One of the memes coming out of the Libby trial is that the press has been harmed. The New York Times argues the point:
“After Mr. Libby’s conviction Tuesday, it is possible to start assessing that damage to the legal protections available to the news organizations, to relationships between journalists and their sources and to the informal but longstanding understanding in Washington, now shattered, that leak investigations should be pressed only so hard.
“Ten out of 19 of the witnesses in Mr. Libby’s trial were journalists, a spectacle that would have been unthinkable only a few years ago.”
I disagree. I know a lot of conservatives are making the very same argument (in a passive aggressive sort of serves-you-right way), but I think it is wrong: The press will come out swinging and defend its rights in the future, the Libby trial notwithstanding. It was willing to allow itself to be used in the Libby case because it considered the leak in question a “bad leak” (i.e., a leak designed to help the Bush administration).
It’s interesting that juror Denis Collins – who has now put his courtroom notes on the Huffington Post! – seemed quite star struck by the media, despite his having been a Washington Post reporter:
“As celebrities go, the jury favorite seems to be NPR?s Nina Totenberg. Everyday Nina. She raises the class quotient considerably. My favorite court visitor was an old Post friend, Mike Isikoff of Newsweek (President Clinton and Monica Lewinsky may still have nightmares of him sneaking into their closet.) Many years ago in San Francisco, he stayed with us while reporting on drug policy for the Post. Driving back from an interview with a marijuana grower in Humboldt County, he told us he stopped to check his suitcase. Sure enough, the grower had “gifted” him a bag of Humboldt Lightning. Isikoff immediately returned it.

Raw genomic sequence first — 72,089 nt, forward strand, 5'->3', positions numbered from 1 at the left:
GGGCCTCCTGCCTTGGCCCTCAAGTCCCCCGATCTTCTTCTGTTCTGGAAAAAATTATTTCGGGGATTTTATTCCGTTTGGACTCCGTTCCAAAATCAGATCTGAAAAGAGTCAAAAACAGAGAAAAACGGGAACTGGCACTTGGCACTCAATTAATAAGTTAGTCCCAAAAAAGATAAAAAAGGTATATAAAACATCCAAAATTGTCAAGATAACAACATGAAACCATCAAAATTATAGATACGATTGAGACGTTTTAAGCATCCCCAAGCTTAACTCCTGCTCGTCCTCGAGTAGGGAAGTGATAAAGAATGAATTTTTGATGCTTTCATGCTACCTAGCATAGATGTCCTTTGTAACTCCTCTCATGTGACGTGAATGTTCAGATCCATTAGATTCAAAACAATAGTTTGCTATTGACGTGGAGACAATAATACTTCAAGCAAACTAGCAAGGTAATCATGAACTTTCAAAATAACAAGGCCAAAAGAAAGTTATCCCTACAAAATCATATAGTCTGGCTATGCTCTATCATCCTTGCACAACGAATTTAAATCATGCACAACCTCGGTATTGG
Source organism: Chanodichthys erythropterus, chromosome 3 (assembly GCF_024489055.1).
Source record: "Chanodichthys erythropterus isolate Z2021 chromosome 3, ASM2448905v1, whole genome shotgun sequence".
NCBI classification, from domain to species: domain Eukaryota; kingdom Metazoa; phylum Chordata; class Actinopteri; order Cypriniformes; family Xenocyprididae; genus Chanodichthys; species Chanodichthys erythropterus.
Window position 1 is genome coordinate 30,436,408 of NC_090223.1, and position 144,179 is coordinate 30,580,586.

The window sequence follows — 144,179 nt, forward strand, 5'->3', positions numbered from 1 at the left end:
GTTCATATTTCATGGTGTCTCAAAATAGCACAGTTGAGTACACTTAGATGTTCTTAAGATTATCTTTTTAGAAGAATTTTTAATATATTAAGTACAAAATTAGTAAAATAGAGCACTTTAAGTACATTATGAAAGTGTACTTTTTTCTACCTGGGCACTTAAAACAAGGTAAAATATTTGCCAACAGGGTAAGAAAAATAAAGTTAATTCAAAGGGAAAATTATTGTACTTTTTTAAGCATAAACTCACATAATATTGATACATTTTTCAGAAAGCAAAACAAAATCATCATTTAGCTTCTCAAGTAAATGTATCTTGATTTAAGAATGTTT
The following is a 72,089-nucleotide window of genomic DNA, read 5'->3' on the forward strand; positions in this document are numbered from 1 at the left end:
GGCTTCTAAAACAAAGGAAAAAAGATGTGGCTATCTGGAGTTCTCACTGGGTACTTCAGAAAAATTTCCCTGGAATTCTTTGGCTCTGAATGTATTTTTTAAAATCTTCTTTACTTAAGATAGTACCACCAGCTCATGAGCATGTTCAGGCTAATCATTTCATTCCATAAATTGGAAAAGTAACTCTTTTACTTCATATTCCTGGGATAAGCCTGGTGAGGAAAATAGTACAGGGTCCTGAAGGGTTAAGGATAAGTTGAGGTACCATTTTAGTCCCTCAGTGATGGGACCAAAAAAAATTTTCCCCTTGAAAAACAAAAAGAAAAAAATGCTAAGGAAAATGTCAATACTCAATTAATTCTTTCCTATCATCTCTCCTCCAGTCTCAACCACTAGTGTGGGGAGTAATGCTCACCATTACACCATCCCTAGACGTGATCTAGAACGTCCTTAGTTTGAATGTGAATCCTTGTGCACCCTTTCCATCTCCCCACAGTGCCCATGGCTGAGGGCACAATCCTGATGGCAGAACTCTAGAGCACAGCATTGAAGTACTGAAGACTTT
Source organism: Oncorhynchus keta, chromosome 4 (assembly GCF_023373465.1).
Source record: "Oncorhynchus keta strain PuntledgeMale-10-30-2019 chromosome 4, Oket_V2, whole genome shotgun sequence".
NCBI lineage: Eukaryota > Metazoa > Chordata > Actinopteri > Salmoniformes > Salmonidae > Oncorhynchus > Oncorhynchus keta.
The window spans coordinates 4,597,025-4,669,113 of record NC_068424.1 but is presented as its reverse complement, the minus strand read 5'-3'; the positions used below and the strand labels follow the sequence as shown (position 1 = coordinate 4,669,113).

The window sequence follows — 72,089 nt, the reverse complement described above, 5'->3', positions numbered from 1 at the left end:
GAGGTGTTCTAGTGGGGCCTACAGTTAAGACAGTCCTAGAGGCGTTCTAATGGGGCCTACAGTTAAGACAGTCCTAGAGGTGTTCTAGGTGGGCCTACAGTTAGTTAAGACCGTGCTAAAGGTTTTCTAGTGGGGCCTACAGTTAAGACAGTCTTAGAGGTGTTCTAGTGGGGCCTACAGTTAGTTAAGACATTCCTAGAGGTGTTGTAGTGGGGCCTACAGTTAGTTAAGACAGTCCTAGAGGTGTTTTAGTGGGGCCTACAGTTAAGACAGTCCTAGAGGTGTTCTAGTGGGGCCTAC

“I said, “Damn, Mike, couldn’t you have waited til you got back here to look?”
As Dorothy Parker said in a different context: Tonstant wreader throwed up.
[By the way, I wondered if his new visibility would affect the Amazon rating (sort of Dunn & Bradstreet for us hacks)- it did. His book was around 34,000 – abysmal! – when he started speaking for the jury; it fell to around 12,000 and is now inching up again. (Lower is better.) So the visibility didn’t help that much. Maybe he’ll become a regular on Huffington Post?]
It’s interesting that one juror wants the president to pardon Libby- she’s right but for the wrong reasons. She assumes that a crime was committed and that higher ups in the Bush administration, not Mr. Libby, should pay. If a crime had been committed, believe me you, the prosecutor would have brought charges.
(I do want to add that Time mag’s Matt Cooper did try to do right by his sources, even though they were Republicans. Ditto Judy Miller, though there was an element of grandstanding in her going to jail, even after she had Libby’s waiver saying that she could talk.)